Perhaps you consider talk radio to be part of mainstream media. I do not. I consider talk radio to be alternative media. Talk radio is dominated by the right and a few center-right and far-right, but it hardly represents Republican talking points. Right now, talk radio is very critical of President Bush and the Republican Senate.

I completely agree with one thing you wrote although a little differently than you wrote it. The rise of talk radio has sharpened the difference between the left and the right and has created anger on the left that didn’t exist before talk radio. For a great many Americans, Republicans have gone from being tolerated to being hated.

David M. Smith said...

Hi again M.A.,

Now regarding your second comment:

I can understand how those on the left and far-left would be frustrated with mainstream media. Thirty second sound bites do not ever do justice to any political position.

I do not agree with you that America was conservative during the Reagan and Bush I years. President Reagan was a conservative, but he was elected as much on his personality as he was elected on his ideology. The proof is that the House was still solidly in control of the Democrats and a Senate majority of Republicans still included many, if not most, Rockefeller Republicans. President Reagan was able to pass tax cuts, but he had to agree to spending increases to get his tax cuts through congress. Bush I came in on the coattails of Reagan and also benefited from a poor Democratic candidate. The government may have moved to the right from where it was at during the Carter years, but it hardly became Buckley conservative.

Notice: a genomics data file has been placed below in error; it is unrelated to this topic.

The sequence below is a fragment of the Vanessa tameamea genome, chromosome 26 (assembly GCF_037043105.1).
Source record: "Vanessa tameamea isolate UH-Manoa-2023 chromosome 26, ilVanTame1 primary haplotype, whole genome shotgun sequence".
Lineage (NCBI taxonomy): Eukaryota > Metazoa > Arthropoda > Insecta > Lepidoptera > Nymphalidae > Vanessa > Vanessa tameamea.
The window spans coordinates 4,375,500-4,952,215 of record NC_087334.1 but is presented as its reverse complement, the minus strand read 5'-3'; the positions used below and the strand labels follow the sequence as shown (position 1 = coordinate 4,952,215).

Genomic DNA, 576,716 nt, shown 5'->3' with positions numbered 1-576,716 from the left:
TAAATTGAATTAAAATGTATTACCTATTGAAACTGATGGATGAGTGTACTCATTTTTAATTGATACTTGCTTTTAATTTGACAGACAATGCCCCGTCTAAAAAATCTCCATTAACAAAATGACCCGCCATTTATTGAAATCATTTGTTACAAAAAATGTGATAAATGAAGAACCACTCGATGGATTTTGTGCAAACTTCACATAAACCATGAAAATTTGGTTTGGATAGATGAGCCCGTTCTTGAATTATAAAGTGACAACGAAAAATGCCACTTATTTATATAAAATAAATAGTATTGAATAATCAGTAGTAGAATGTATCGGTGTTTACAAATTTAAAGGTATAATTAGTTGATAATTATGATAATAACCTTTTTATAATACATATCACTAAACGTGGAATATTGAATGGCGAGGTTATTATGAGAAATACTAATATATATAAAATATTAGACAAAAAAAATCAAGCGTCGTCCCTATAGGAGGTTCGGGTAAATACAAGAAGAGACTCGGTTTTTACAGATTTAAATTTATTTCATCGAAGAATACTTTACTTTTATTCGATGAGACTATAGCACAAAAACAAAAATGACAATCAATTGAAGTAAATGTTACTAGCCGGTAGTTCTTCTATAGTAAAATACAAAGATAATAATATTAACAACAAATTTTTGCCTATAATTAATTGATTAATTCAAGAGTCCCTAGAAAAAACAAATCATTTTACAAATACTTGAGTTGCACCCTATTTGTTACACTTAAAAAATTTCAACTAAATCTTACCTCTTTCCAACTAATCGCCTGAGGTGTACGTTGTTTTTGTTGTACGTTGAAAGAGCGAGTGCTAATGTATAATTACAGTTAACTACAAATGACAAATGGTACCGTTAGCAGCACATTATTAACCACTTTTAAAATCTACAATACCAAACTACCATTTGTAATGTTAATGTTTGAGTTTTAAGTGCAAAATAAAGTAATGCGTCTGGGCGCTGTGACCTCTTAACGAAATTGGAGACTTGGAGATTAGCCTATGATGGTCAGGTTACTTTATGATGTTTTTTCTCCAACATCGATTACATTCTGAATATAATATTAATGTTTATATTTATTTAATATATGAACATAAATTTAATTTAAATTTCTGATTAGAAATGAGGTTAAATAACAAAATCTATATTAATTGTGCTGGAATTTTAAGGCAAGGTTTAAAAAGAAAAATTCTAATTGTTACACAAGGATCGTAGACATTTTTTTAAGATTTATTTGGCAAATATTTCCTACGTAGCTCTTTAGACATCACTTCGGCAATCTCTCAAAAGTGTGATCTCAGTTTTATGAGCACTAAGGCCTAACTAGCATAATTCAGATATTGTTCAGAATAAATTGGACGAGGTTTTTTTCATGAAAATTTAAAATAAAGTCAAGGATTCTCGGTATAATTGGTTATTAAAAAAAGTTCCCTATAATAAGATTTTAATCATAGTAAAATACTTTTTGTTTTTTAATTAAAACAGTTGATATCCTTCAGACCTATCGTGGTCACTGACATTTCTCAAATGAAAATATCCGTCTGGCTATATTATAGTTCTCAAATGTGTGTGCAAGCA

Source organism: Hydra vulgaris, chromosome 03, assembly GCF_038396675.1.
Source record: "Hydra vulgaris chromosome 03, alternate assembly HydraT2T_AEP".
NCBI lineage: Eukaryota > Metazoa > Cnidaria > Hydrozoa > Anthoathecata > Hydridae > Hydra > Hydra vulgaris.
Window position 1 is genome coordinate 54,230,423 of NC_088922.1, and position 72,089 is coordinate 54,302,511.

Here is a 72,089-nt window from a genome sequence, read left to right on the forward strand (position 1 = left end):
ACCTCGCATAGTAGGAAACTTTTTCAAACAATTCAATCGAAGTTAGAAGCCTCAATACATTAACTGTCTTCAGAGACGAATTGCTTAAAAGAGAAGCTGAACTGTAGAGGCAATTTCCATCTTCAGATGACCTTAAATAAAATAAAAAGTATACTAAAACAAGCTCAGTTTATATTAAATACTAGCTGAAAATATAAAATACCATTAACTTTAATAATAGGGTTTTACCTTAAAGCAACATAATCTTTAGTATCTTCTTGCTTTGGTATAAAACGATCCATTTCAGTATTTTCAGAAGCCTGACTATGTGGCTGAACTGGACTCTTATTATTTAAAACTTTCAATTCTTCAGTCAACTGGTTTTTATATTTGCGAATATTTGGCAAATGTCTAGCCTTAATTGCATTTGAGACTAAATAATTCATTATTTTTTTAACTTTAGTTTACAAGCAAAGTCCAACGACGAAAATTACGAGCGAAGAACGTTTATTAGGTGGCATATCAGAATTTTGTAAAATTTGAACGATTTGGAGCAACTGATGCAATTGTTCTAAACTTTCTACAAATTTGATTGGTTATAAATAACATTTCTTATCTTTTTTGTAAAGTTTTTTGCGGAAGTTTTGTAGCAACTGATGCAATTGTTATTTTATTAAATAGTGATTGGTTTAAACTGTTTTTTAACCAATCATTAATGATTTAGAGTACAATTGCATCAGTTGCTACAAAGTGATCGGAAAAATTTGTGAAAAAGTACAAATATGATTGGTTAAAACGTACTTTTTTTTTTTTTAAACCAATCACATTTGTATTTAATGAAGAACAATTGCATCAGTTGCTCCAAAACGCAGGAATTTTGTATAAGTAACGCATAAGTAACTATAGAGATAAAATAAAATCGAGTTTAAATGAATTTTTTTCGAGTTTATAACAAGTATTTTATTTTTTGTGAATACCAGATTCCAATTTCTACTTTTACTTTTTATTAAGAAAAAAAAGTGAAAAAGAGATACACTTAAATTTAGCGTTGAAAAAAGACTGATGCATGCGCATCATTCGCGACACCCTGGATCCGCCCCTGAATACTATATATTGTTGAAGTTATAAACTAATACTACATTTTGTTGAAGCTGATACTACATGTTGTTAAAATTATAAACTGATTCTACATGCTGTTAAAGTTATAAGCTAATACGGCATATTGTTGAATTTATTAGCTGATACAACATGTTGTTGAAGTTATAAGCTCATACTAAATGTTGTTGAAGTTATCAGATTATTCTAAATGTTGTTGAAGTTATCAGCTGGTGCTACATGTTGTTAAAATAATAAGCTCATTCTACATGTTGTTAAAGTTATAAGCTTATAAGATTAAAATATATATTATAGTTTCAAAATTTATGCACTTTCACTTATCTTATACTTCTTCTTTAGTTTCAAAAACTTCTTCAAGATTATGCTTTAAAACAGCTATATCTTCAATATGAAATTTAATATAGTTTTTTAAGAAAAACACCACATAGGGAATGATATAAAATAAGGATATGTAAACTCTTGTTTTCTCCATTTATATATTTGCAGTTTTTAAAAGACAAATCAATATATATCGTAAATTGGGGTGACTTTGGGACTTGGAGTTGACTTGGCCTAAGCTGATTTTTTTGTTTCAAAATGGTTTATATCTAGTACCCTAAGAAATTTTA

The virtual wall was more Hugh Hewitt’s interpretation than it was my main point. I don’t think talk radio has the power to stop a Democratic takeover. However, I do think talk radio now represents a huge part of the electorate who does not want to return to a Democratic run government.

I would love to hear a liberal Rush Limbaugh on the radio. However, I don’t know how a liberal can appeal to analytical Americans the way Rush has. Ideas can be tested by results. Big government has failed each and every time it has been tried. Freedom has succeeded each and every time it has been tried. Americans seem to prefer freedom now.

Count Grecula said...

"For a great many Americans, Republicans have gone from being tolerated to being hated."